A risk of deaf patients suffering from medical negligence has been identified in a soon-to-be-published report based on research conducted in Ireland.

A soon-to-be-published report has highlighted the danger of deaf patients suffering from medical negligence due to a failure by medical professionals to communicate.

The report – “Critical Care Required: Access to Interpreted Healthcare in Ireland” – was prepared by Professor Lorraine Leeson as part of the EU-funded project “Medisigns” and conducted at Trinity College’s Centre for Deaf Studies in Dublin.

“Critical Care Required” focuses on facilitating better communications between healthcare providers, sign language interpreters and patients, and highlights the risk of deaf patients suffering from medical negligence when communications are misunderstood or misinterpreted.

Examples of deaf patients suffering from medical negligence featured within the report include:

  • One deaf patient was prepared for heart surgery after he attended hospital with a finger injury
  • Concern was raised when a woman failed to sleep for three nights in a recovery ward. It was later discovered that she could not communicate that she was cold.
  • One patient, who relied on sign language to communicate, had eye drops put in their eyes and could not see the signals being made to them or otherwise communicate.
  • A deaf patient was killed after being released from hospital as he attempted to walk home from Galway to Clifden – a distance of 50 miles.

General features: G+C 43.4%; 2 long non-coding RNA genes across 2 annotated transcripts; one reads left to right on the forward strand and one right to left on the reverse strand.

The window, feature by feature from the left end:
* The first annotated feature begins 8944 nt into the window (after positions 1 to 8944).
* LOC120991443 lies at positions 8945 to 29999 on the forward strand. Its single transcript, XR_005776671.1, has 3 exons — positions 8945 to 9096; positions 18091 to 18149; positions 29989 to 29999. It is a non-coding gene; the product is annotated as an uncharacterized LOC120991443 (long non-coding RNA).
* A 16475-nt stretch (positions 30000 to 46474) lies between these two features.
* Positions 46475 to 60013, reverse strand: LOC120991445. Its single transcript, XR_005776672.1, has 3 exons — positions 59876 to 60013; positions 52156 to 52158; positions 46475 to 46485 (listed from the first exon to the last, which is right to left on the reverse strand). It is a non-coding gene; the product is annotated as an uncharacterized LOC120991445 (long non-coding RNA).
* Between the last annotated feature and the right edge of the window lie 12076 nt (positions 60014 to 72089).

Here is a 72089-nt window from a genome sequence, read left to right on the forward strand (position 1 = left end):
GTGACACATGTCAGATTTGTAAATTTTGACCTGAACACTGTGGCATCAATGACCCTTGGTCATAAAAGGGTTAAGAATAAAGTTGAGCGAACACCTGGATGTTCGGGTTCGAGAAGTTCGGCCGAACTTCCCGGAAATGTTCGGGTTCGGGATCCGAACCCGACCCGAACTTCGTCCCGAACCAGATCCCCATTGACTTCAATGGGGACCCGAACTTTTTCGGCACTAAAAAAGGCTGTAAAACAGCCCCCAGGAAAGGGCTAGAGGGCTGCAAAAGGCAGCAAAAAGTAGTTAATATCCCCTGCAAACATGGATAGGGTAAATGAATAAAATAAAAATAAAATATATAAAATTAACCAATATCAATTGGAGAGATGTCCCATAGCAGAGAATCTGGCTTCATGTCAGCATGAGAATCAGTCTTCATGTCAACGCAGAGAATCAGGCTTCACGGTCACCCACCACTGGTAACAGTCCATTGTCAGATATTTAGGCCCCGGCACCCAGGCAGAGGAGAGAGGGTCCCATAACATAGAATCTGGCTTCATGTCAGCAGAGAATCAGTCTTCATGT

Focus groups from Trinity College’s Centre for Deaf Studies who took part in the research also commented on the attitude of healthcare providers towards deaf people. They said that there was a lack of provision for those who are hard of hearing, and one case history revealed how hospital staff had to use a hospitalised child who understood sign language to act as an interpreter in the hospital´s accident and emergency department.

Shortage of Resources No Excuse for Deaf Patients Suffering from Medical Negligence

According to a Health Service Executive spokesperson, patients who are deaf or hard of hearing “have a right” to have a sign language interpreter present at healthcare appointments, and the healthcare provider must find the resources to ensure one is always available. This often happens when appointments are made in advance, but there is the danger of deaf patients suffering from medical negligence when they attend the accident and emergency department of a hospital or have an emergency appointment with their GP.

GPs in particular appear to consider engaging a sign language interpreter as an avoidable expense at a time when their funding has been reduced due to FEMPI legislation. However, Professor Leeson cautioned that a shortage of resources is no excuse for deaf patients suffering from medical negligence. She said: “At the end of the line it is [the doctors’] responsibility to make sure that they are gaining informed consent from their patients and to ensure that their patients understand, and what we are finding is that patients are saying that they absolutely do not understand what is happening.”

She added that failing to use the services of a sign language interpreter could have serious implications for both the patient and doctor: “what [would be] the cost if they were found to be liable for not actually clearly communicating with their patients and there are consequences arising from that”.

If you or somebody close to you has suffered medical negligence due to being hard of hearing, we appreciate that you may not be able to use our free medical negligence claim assessment service over the phone. We would therefore request that you complete the form at the foot of the “Contact this Web Site” page – using the text box to let us know that you cannot communicate by telephone, and supplying us with an email address or an alternative form of communication.